Thursday, April 30, 2009

Souter retiring from Supreme Court

Per Supreme Court Justice David Souter is retiring after more than 18 years on the nation's highest court, a source close to Souter told CNN. Souter will leave after the current court term recesses in June, the source said. Filling Souter's seat would be President Obama's first Supreme Court appointment -- and the first since George W. Bush's picks of Samuel Alito in 2006 and Chief Justice John Roberts in 2005

Thursday, April 23, 2009

Advisory Committee Takes Final Action on Rule 26 and 56 Proposed Amendments

Professor Steven Gensler has shared the following report on the Civil Rules Advisory Committee Meeting that recently took place:

I thought I’d give a quick update on the Advisory Committee’s meeting from earlier this week. The Committee took final action on two proposals – Rule 26 expert discovery and Rule 56 – that I know quite a few of you have been following.

The Committee voted to approve the Rule 26 proposal substantially as published. It makes four principal changes. First, for experts that are not subject to the formal report requirement, it requires disclosures stating the subject matter on which the witness is expected to present expert evidence and a summary of the facts and opinions to which the expert is expected to testify. Second, it amends the text of Rule 26(a)(2)(B) to link the disclosures in the expert report to “the facts or data” considered by the expert instead of “the data or other information” considered by the expert. Third, it extends Rule 26(b)(3) work-product protection to draft reports. And fourth, it extends Rule 26(b)(3) work-product protection to attorney-expert communications except in three defined areas.

The bench and bar overwhelmingly supported the Rule 26 proposals. While they will limit expert discovery, the consensus was that the current system of very open expert discovery imposed substantial costs and yielded little of any use, since the lawyers and experts just found ways not to generate anything that would be subject to discovery. There was opposition by a group of very respected law professors who thought the proposal failed to properly value the need to ensure that experts are independent and not just paid mouthpieces for the attorneys who hire them. While those concerns are legitimate, the Committee believed, unanimously, that the proposal struck the right balance (recall that discovery is allowed in three areas, and of course the expert still must defend his or her opinion on the merits).

The Committee voted to approve the Rule 56 proposal but with one big change. As published, the proposal would have established a nationally-uniform procedure for making and briefing summary judgment motions. The procedure was informally referred to as “point-counterpoint,” and it was modeled after procedures currently in place in a number of districts. In written comments and at hearings, the Committee heard from many people who thought either that point-counterpoint was a bad procedure or that, good or bad, there was no need to impose it nationally. Ultimately, the Committee concluded that it lacked a sufficient basis for mandating point-counterpoint in light of the continuing debate over whether it was or was not “best practice” and the fact that (unlike, for example, the summary judgment standard), there is need for a nationally-uniform summary judgment processing rule.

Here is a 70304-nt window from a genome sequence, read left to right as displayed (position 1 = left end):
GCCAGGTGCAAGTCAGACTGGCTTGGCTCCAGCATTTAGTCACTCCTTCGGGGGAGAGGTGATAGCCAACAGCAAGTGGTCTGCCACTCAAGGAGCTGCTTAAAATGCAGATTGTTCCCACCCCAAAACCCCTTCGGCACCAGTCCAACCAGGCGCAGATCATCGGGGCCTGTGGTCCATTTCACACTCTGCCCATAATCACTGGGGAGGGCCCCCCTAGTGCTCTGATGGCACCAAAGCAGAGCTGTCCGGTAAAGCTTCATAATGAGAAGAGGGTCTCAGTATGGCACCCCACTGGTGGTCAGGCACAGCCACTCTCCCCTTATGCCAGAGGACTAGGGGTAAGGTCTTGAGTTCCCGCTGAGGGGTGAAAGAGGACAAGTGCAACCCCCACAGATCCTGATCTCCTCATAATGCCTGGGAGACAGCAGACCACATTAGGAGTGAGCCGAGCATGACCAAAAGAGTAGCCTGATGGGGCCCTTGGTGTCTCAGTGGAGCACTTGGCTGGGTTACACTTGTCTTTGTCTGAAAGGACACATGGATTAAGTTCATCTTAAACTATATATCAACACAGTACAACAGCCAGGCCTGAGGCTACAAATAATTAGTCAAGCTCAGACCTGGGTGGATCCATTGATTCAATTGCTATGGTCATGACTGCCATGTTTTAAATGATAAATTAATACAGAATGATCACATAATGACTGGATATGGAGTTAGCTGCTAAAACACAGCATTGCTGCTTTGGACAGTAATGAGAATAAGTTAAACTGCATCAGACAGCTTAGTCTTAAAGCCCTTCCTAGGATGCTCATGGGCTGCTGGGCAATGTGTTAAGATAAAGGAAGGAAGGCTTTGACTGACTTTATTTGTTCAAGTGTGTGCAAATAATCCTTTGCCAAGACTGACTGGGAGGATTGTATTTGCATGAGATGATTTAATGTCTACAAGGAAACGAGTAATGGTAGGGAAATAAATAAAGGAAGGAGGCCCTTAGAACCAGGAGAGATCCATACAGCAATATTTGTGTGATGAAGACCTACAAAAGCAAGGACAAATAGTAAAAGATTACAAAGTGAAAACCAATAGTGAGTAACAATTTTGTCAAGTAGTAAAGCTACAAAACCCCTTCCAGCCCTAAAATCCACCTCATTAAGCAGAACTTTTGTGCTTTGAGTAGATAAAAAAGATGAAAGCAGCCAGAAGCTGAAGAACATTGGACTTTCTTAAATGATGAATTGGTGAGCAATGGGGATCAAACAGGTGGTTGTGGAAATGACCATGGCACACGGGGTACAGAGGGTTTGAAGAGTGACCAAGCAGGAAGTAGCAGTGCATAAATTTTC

The Committee also voted to reinstate the word “shall” into Rule 56. During the Style Project, “shall” was translated to “should” under the generally-applicable style conventions. The Committee note to the 2007 amendment that made this change reinforced that, while should reflected a reservoir of discretion, there would be few occasions not to grant SJ when the standard had been met. The Rule 56 proposal as published continued to use should. We received many, many comments saying that the proper translation of shall is must, and asking us to make that change now. The Committee voted to revert to shall on the basis that neither should nor must truly capture the subtleties that have developed in this area.

As for the Rule 56 proposal generally, the purpose from the beginning was to bring the rule up to date without changing the standard for when summary judgment was available. Anyone who has read the text of Rule 56 recently knows that the text of the rule bears little relation to practice. Some of the updating included (1) creating text-based authority for partial summary judgments; (2) clarifying what the court may do when a party fails to respond to (or properly respond to) a summary judgment motion; and (3) clarifying the court’s power to grant summary judgment for a nonmovant, on grounds not raised, or sua sponte. And overall, Rule 56 was reorganized to flow more logically.

With these votes, the Rule 26 and Rule 56 proposals now go to the Standing Committee for their consideration. From there, they would go to the Judicial Conference, the Supreme Court, and Congress respectively. By my math, if the proposals continue to receive approval and proceed along that path, then these proposals would take effect on December 1, 2010.

Wednesday, April 22, 2009

SCOTUS Rules on Appropriate Analysis Federal Circuit Must Apply to Review Veterans' Appeals Court Errors

Yesterday the U.S. Supreme Court decided Shinseki v. Sanders, No. 07-1209. Here is the BNA U.S. Law Week summary of the holding:

In reviewing veterans' claims on appeal from the Court of Appeals for Veterans' Claims where the Department of Veterans Affairs has failed to provide a veteran with a certain kind of statutorily required notice, the Federal Circuit is required by 38 U.S.C. §7671(b)(2) to rely on the kind of "harmless error" analysis that is usually applied in civil cases, rather than an overly complex and rigid framework of presumptions and evidentiary burdens.

Wednesday, April 15, 2009

Prof. Dodson Posts Article on Comparative Pleading Standards

Professor Scott Dodson (Arkansas) recently posted an Article entitled Comparative Convergences in Pleading Standards on SSRN. Here is the Abstract: